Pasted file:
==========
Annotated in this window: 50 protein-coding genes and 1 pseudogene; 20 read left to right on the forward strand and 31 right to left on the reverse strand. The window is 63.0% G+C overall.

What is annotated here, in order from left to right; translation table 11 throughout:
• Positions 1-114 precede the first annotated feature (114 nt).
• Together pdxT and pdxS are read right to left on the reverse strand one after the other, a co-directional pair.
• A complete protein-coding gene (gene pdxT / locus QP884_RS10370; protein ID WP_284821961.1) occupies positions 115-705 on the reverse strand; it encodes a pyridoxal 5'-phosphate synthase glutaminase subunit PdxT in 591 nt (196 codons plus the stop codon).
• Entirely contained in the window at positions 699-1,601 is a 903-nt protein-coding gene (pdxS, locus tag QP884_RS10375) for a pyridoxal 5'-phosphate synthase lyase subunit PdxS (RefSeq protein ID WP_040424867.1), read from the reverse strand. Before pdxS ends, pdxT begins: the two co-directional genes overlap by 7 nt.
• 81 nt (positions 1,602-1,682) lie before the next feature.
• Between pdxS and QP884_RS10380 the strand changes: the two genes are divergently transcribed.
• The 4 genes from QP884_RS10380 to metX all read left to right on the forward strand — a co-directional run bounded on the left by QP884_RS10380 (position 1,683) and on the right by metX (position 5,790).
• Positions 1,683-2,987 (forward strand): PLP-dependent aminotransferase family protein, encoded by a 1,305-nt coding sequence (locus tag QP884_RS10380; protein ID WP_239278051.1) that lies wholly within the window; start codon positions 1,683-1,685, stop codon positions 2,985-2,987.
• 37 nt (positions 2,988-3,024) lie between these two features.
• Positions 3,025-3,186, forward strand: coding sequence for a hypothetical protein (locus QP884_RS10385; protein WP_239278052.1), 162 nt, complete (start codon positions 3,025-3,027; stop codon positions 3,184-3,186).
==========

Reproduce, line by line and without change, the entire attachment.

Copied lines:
Annotated in this window: 50 protein-coding genes and 1 pseudogene; 20 read left to right on the forward strand and 31 right to left on the reverse strand. The window is 63.0% G+C overall.

What is annotated here, in order from left to right; translation table 11 throughout:
• Positions 1-114 precede the first annotated feature (114 nt).
• Together pdxT and pdxS are read right to left on the reverse strand one after the other, a co-directional pair.
• A complete protein-coding gene (gene pdxT / locus QP884_RS10370; protein ID WP_284821961.1) occupies positions 115-705 on the reverse strand; it encodes a pyridoxal 5'-phosphate synthase glutaminase subunit PdxT in 591 nt (196 codons plus the stop codon).
• Entirely contained in the window at positions 699-1,601 is a 903-nt protein-coding gene (pdxS, locus tag QP884_RS10375) for a pyridoxal 5'-phosphate synthase lyase subunit PdxS (RefSeq protein ID WP_040424867.1), read from the reverse strand. Before pdxS ends, pdxT begins: the two co-directional genes overlap by 7 nt.
• 81 nt (positions 1,602-1,682) lie before the next feature.
• Between pdxS and QP884_RS10380 the strand changes: the two genes are divergently transcribed.
• The 4 genes from QP884_RS10380 to metX all read left to right on the forward strand — a co-directional run bounded on the left by QP884_RS10380 (position 1,683) and on the right by metX (position 5,790).
• Positions 1,683-2,987 (forward strand): PLP-dependent aminotransferase family protein, encoded by a 1,305-nt coding sequence (locus tag QP884_RS10380; protein ID WP_239278051.1) that lies wholly within the window; start codon positions 1,683-1,685, stop codon positions 2,985-2,987.
• 37 nt (positions 2,988-3,024) lie between these two features.
• Positions 3,025-3,186, forward strand: coding sequence for a hypothetical protein (locus QP884_RS10385; protein WP_239278052.1), 162 nt, complete (start codon positions 3,025-3,027; stop codon positions 3,184-3,186).